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Saving Sage Seeds

July 18th, 2012

I have a beautiful culinary sage plant that grows right outside the back door. It thrives in this location, with full sun and elevated dry soil. Since this is it’s second year in the garden, it bloomed beautifully and is HUGE. This plant was started from seed from Renee’s Garden. I decided to save seed from it because it’s such a hardy plant, definitely has genes I’d like to keep going. The hummingbirds and other pollinators LOVE it too!

Since sage is edible, I figured I could use the seeds for sprouting purposes. I’ve never had sage sprouts before, but I’m guessing they’d be wonderful on a turkey sandwich, sprinkled on top of butternut squash soup or a salad. Maybe they’ll be really terrible, but you never know until you try. I’m assuming the sprouts will taste like sage, the seeds certainly smell like it. Maybe they’ll even be great browned in some butter just like sage leaves are.

After the plant bloomed, I waited until the seed pods were brown and dry, then we cut off the flowering stems (you can cut the plant back by about a third or half if you want at this time). The seeds pop right out of the little dried buds.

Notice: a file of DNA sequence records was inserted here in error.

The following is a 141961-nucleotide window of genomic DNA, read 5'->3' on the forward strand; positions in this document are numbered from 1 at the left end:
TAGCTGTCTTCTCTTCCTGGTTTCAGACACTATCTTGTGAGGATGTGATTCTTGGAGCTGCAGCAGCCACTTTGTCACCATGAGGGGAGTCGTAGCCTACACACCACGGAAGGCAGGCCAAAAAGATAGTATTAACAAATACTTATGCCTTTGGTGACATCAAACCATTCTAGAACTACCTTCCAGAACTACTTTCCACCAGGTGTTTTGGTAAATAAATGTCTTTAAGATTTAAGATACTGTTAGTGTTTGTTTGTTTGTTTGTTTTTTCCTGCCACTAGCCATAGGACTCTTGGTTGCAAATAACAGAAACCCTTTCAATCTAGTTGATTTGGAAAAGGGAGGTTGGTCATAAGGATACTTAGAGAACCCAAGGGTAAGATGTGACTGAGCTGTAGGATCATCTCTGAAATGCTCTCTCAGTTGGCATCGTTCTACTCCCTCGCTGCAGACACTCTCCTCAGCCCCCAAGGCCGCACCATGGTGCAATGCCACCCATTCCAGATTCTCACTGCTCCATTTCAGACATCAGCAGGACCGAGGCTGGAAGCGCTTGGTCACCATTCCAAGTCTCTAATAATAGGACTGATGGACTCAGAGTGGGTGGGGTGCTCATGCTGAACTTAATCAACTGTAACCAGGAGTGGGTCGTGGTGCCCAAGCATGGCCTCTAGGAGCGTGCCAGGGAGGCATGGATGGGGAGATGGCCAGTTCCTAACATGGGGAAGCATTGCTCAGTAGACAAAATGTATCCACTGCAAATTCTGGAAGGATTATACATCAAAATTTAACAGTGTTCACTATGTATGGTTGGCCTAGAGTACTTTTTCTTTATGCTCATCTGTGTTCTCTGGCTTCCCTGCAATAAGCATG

Mr Chiots and I sat on the back deck one evening enjoying the cool evening while harvesting a good number of seeds. Of course Dexter was at hand to inspect our work and make sure we were doing it right.

I grow tons of herbs in the garden and enjoy them all year long both fresh and dried along with lots of spices purchased from Mt Rose Herbs. Lately, I’ve been reading a lot about how spices and herbs and super healthy, many of them containing more vitamins, minerals and antioxidants than fruits and vegetables. I’ve always loved spicy food so this makes me very happy. Even though we eat lots of herbs & spices already I’ve been trying to find other ways to add them to our diets. These sage sprouts should add a little healthy goodness!

I also saved tons of ‘Red Russian’ kale seed for the same purpose. When I have more garden space I hope to be able to grow more plants for just for seed. There’s nothing better mid-winter than fresh sprouts, they not only feed our bodies but it’s a great way to get in some gardening in during the long winter!

Do you eat sprouts? Do you grow them yourself?

If you’re interested in reading more about the health benefits of herbs & spices I have purchased a few books and really like them, the first one is my favorite and I’d highly recommend it for health information and because it’s full of fabulous recipes for using spices.

9 Comments to “Saving Sage Seeds”
  1. Victoria on July 18, 2012 at 8:28 am

    I’ve never looked for sage leaves, guess I have some exploring to do! I just harvested my first chard seeds. It was a fun & beautiful process – i think the local good bugs enjoyed it too!

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  2. Victoria on July 18, 2012 at 8:28 am

    Sage “seeds” :) whoops!

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  3. Texan on July 18, 2012 at 8:41 am